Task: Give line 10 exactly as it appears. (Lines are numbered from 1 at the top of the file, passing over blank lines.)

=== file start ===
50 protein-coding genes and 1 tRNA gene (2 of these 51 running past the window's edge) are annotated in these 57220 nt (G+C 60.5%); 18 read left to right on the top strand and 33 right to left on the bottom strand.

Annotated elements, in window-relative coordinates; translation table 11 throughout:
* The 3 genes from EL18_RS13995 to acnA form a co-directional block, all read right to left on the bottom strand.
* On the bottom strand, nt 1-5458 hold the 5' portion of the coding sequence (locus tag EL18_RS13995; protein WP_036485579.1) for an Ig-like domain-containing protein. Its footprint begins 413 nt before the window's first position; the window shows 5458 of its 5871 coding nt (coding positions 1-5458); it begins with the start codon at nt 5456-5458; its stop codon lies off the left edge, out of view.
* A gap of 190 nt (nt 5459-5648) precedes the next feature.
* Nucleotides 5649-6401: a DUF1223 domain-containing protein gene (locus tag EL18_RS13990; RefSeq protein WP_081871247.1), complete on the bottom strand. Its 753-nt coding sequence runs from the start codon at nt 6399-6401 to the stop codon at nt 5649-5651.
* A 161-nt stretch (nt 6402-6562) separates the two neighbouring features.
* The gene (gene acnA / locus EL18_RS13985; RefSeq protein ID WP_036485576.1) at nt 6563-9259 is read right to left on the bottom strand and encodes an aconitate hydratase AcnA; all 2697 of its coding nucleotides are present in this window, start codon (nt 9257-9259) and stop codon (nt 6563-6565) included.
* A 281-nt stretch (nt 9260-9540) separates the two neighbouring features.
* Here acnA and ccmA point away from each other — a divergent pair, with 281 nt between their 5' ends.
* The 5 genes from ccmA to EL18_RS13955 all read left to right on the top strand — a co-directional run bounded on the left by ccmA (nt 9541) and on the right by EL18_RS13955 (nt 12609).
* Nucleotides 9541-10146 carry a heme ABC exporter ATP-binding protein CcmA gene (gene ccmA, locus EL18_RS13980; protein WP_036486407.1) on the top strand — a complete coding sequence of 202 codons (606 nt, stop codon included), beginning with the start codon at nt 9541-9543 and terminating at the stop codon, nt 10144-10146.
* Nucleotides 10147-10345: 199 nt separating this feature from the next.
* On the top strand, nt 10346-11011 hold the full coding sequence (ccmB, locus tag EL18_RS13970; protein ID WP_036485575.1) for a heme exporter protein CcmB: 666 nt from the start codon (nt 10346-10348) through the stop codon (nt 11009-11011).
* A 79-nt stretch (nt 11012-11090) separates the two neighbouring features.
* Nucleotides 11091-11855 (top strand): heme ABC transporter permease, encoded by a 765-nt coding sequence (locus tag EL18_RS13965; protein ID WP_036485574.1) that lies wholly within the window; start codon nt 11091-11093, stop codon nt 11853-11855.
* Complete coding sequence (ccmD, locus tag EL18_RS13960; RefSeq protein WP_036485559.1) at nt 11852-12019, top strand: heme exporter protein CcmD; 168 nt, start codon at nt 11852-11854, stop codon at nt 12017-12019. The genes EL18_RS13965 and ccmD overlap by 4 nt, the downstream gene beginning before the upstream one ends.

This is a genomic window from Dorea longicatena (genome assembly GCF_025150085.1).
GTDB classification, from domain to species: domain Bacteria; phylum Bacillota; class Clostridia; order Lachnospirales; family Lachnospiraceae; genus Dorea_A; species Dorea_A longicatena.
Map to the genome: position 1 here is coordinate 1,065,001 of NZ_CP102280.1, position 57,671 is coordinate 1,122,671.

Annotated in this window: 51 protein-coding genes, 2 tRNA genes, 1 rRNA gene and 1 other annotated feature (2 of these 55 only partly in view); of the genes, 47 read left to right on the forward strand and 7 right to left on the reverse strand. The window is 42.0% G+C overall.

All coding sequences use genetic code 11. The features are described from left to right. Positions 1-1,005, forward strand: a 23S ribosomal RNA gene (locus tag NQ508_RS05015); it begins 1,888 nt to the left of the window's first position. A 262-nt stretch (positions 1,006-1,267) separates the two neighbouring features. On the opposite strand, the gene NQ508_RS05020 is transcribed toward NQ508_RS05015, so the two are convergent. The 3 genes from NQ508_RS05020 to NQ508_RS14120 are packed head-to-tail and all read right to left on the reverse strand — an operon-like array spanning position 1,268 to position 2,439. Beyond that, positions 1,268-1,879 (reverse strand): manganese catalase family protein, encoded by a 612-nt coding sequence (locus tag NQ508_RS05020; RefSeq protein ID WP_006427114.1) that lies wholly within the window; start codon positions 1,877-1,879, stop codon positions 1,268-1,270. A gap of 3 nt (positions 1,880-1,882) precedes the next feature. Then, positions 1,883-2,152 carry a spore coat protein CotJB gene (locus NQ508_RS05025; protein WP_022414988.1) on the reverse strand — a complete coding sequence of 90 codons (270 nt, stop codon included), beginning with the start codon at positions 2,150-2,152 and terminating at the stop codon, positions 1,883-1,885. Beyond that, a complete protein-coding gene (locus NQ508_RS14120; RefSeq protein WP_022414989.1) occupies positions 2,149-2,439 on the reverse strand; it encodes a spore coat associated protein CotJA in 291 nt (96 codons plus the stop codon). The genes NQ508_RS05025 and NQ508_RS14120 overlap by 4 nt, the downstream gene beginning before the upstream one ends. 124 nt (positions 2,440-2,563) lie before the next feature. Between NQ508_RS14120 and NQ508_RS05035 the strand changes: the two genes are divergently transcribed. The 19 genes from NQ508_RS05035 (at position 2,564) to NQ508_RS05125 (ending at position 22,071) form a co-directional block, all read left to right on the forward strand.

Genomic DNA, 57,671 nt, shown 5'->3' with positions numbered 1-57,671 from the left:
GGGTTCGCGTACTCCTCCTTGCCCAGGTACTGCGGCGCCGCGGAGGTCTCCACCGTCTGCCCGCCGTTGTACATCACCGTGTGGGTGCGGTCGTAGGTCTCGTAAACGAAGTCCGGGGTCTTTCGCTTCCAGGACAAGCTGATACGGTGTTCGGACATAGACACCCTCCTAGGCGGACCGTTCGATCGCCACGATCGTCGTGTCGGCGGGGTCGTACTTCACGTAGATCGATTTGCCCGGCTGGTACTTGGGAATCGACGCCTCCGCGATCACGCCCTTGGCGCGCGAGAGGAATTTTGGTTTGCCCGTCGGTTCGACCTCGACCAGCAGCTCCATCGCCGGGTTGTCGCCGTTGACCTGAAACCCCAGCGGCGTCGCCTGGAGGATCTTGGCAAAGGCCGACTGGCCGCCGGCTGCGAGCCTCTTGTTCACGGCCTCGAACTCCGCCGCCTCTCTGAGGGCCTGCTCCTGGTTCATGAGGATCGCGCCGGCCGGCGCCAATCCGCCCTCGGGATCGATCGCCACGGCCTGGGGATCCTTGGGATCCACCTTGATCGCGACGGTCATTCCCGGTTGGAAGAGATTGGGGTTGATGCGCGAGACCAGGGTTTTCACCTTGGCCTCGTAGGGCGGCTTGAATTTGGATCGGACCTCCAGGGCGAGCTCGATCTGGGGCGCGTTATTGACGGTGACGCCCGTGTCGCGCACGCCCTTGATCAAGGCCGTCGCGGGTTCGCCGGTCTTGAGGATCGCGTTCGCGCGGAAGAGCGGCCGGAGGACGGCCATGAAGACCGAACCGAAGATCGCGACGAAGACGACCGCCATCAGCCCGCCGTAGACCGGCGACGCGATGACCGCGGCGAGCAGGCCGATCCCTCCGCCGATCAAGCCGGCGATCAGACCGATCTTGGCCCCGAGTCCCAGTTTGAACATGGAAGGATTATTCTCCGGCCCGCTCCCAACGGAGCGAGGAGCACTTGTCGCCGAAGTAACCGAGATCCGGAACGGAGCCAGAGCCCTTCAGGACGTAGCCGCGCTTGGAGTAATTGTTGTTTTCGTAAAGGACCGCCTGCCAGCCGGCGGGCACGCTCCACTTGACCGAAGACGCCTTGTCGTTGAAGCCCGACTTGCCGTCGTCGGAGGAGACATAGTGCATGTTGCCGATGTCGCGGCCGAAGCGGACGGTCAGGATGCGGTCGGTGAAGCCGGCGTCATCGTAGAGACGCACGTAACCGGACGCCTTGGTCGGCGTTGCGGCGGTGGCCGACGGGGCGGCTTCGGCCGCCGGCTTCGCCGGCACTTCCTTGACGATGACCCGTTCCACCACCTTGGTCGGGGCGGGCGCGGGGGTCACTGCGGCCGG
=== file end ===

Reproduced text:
* Here acnA and ccmA point away from each other — a divergent pair, with 281 nt between their 5' ends.